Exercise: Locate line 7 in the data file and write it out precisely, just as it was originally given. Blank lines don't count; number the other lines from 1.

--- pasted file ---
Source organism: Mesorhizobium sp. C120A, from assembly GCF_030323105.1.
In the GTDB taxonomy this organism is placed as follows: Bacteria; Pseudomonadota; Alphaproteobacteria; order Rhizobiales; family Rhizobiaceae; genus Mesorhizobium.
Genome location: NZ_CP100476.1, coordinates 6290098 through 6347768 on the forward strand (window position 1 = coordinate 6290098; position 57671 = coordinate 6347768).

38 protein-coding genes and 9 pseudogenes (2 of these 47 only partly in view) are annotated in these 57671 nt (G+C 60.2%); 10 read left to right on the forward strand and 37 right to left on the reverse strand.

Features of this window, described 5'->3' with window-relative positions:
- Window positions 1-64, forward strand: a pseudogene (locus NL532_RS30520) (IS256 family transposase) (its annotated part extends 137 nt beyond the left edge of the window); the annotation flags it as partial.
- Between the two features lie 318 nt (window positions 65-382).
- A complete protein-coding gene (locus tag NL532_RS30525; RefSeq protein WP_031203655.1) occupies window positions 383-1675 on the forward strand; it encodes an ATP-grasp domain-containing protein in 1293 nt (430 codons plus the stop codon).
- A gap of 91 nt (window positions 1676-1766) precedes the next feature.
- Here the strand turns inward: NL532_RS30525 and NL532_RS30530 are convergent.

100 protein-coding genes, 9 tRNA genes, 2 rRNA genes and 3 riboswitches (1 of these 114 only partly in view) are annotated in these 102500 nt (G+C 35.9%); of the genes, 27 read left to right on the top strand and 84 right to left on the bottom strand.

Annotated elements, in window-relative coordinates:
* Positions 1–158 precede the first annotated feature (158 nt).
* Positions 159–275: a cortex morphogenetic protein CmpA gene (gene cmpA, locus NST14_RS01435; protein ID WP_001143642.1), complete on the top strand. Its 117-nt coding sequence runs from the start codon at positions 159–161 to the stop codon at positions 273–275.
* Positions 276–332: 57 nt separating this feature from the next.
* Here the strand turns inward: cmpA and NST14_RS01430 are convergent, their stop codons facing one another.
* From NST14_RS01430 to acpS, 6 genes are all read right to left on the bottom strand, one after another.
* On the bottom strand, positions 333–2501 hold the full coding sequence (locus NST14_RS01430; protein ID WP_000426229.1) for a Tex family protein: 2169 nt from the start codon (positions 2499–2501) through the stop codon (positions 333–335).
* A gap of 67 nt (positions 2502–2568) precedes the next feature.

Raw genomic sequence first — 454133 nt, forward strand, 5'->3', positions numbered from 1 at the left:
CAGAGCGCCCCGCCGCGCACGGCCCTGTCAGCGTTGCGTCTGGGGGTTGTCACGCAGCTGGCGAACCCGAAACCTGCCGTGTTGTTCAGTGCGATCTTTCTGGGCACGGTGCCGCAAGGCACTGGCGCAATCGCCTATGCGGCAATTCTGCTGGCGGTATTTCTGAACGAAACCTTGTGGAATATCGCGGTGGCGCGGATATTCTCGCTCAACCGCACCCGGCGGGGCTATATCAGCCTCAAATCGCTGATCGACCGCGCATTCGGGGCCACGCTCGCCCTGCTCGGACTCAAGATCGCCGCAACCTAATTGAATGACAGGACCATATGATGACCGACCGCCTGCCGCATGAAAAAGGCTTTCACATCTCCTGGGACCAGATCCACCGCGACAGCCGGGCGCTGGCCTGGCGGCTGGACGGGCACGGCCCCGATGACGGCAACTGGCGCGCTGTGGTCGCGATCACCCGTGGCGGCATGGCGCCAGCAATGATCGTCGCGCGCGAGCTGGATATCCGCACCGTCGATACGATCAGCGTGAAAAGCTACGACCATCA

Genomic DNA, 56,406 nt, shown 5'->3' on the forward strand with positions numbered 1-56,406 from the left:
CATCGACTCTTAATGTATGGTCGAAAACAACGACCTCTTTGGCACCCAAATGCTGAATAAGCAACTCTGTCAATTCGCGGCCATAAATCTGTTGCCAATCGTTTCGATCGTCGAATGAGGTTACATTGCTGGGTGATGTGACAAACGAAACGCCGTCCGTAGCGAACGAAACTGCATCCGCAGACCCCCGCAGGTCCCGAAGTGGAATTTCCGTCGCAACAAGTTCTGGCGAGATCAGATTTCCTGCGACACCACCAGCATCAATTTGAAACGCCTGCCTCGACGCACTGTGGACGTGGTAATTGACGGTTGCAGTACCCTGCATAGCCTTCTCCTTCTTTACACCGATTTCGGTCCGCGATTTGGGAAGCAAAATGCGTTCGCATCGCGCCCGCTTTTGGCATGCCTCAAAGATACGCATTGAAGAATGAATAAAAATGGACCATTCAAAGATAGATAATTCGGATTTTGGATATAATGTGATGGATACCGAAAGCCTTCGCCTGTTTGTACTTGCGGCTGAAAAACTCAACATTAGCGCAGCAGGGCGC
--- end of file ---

- Between the two features lie 318 nt (window positions 65-382).